Marsha Prospere
4 min readJan 17, 2022


Photo credit: Giorgio Trovato

Like many constructs, time is a complex concept to wrap one’s head around. Time is relative across many planes, including the population and within each of us. If we consider the pandemic, we see this. For some, the time during the pandemic passed painstakingly slow. For others, it passed as any other year might. And yet still, for others, it seemed to pass in the blink of an eye.

I remember when I first began expanding my perceptions of time. I was on a crowded subway in New York. For the few stops I had to ride, I was focused and in a zone. I didn’t notice the typical things like the annoyed and frustrated reactions of my fellow riders and the need to keep my precious spot near the door while still allowing others ‘easy’ passage. This zone wasn’t a daydream either, which has happened many times on the train. This was different. I was deep in concentration, and my thoughts were clear and fluid. The other passengers seemed muted and fuzzy without definition or detail. That zone instantly created an inner world where I felt endless space and time. As my stop approached, slowly, I began allowing more of my surroundings into my awareness. I was aware of being aware and how my train ride had passed so effortlessly. It was as if the minutes on the train expanded without lengthening. This awareness was an experience that I had felt on numerous occasions and was comfortable shifting in and out of. (Being aware of being aware is one concept of many covered in Mindsight: The New Science of Personal Transformation by Dr. Daniel Siegel.) That train ride is a part of a collection of moments that started my journey of adjusting my relationship with time, finding pleasure and value in being in the zone, and continually practicing entering that flow state when needed.

A few years later, I had the opportunity to actively practice going into a state of flow at a writing workshop with Veronica Chambers. In one activity, we wrote for fifteen minutes. She set us up and started the timer. When it sounded, letting us know to stop writing, I was amazed at how long the minute strokes felt and couldn’t guess how much of it had passed. That was irrelevant. What was relevant was that I felt like I was in a protected, endless container of time that allowed me to handwrite many pages. Something about blocking off the time for a singular and specific task allowed me to obscure every other thing that was happening or that I could think about and just focus. That moment provided a cloak of freedom to indulge and concentrate on one thing. That moment relieved me of the burden of being on top of everything. Since then, I’ve given myself permission to be present to focus on one thing so that I can achieve whatever it is I set out to achieve. It is empowering and energizing, and the timer has been my friend ever since.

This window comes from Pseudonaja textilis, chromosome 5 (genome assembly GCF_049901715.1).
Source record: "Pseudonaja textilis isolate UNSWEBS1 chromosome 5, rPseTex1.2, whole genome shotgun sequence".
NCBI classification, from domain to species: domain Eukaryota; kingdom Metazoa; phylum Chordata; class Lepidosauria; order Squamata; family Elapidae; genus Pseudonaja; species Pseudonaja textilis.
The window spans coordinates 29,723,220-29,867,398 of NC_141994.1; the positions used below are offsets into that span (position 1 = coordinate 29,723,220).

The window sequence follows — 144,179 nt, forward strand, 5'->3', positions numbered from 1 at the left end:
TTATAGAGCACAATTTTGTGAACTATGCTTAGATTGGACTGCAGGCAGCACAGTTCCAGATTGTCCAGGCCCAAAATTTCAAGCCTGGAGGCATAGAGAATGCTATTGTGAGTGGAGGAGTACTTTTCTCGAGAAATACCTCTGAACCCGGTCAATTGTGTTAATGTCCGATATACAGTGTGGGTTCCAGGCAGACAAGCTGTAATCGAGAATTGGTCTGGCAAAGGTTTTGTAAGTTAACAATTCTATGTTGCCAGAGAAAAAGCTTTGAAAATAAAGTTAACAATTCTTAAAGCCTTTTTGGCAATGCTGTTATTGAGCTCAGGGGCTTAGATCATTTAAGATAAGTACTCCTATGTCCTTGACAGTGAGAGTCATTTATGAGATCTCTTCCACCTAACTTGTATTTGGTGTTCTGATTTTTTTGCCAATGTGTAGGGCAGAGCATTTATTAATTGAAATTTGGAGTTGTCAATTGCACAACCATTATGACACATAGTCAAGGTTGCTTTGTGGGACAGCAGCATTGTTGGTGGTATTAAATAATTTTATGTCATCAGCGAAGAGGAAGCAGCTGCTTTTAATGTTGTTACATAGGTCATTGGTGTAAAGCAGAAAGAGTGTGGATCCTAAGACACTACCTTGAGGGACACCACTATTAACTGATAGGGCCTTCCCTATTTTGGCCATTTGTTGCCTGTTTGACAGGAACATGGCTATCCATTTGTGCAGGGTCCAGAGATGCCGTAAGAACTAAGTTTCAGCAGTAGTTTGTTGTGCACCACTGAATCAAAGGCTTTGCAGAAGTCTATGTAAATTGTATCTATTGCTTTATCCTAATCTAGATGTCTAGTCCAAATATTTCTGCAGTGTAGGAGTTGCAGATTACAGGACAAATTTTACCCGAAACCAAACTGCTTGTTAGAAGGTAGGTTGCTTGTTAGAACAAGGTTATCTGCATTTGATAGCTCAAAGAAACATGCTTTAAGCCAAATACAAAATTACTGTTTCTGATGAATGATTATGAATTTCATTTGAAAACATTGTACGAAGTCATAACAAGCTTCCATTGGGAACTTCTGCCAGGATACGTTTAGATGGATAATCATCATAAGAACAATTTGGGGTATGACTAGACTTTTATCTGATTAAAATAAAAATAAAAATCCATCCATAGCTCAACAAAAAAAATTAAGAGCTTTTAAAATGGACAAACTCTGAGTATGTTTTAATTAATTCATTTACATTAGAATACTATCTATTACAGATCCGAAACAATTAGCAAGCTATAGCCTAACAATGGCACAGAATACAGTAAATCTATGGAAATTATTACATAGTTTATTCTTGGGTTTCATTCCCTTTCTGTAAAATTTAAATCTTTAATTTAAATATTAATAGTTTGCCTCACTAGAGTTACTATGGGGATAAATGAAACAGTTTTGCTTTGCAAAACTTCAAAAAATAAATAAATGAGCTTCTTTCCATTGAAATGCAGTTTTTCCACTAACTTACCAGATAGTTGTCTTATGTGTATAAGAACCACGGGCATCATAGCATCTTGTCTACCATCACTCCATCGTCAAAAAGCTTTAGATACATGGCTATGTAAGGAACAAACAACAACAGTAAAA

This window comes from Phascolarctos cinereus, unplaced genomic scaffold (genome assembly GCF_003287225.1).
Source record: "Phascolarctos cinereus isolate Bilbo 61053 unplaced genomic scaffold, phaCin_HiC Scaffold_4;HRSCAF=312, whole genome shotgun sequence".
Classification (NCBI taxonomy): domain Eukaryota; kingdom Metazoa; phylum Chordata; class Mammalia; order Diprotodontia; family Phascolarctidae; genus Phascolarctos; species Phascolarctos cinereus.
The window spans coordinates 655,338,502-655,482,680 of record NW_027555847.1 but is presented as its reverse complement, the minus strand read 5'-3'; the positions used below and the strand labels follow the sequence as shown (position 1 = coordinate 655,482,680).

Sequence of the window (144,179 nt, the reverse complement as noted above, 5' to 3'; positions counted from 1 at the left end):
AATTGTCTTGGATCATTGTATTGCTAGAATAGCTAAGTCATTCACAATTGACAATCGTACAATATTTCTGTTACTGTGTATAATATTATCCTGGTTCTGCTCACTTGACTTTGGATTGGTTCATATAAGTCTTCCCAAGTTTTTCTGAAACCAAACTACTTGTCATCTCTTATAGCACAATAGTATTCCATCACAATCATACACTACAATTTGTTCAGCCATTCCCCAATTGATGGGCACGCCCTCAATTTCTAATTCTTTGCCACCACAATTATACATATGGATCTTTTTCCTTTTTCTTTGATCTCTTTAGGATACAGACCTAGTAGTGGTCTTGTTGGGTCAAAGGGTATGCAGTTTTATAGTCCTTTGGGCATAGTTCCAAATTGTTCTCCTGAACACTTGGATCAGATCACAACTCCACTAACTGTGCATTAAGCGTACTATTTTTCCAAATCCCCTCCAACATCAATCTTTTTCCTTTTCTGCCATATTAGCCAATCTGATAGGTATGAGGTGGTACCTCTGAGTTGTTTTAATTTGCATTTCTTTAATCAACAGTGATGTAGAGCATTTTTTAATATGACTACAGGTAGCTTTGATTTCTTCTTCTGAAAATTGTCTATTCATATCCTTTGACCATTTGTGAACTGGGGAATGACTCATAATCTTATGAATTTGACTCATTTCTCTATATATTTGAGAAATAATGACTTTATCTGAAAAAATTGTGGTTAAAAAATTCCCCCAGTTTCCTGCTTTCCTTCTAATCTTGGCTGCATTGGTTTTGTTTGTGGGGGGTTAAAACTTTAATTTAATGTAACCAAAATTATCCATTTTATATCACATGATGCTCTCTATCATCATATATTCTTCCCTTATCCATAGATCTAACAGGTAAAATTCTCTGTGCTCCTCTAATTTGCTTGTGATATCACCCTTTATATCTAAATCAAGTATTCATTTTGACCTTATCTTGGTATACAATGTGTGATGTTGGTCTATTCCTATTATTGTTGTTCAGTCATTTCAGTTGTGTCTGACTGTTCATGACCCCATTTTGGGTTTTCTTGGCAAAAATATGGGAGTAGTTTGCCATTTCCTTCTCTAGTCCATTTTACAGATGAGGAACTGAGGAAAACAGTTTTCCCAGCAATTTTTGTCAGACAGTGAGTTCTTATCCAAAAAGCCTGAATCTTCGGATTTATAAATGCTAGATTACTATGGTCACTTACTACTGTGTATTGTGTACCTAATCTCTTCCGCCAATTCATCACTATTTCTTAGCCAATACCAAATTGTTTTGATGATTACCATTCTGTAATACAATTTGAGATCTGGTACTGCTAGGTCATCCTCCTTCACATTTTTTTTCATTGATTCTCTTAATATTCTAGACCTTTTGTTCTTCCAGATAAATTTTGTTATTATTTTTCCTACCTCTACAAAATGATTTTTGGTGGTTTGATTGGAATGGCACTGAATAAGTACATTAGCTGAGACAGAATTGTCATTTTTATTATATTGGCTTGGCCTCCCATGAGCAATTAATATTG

So what? Why is this important? Why should you care? Adjusting your perspective on time allows you to slow it down and drop into a flow state where you can create space for choice, reflection, and meaningful moments. In this state, you can accomplish much, like:

  • Gain clarity and make critical decisions such as a change in your career or business path, which relationships to build or nurture, who to collaborate with, or which projects to work on.
  • Develop your point of view and externally-facing messages on key issues in your personal life, area of expertise and interest, or topics affecting society.
  • Carve out moments for creativity and play.

Upon reflection, I concluded that I had been experiencing these flow states, these pockets of expanded time since I was a child. I just wasn’t aware of it, nor did I have the language to articulate it. Adjusting my mindset felt like a whole secret world opened up. The gift of these focused moments has been a game-changer for me. I go deeper into my work much faster and am more thorough over a shorter period.

Warning: white space on your calendar is essential. At one point, having this space became a slippery slope toward exhaustion. I began packing on more projects and meetings onto my calendar, which ironically decreased my time, productivity, and sense of fulfillment. Being flexible and curious, I experimented and found what worked for me most of the time. Now, I plan my calendar to include focused periods of work, creativity, play, and white space. I honor the days and moments I am off, practicing self-care or having “me time,” and sharing time with my family and friends. Time is a part of my vision in that I aim for it to feel like it is constantly flowing.



Marsha Prospere

NYC native, executive & life coach, traveler, writer, human. Photo by Richard Louissaint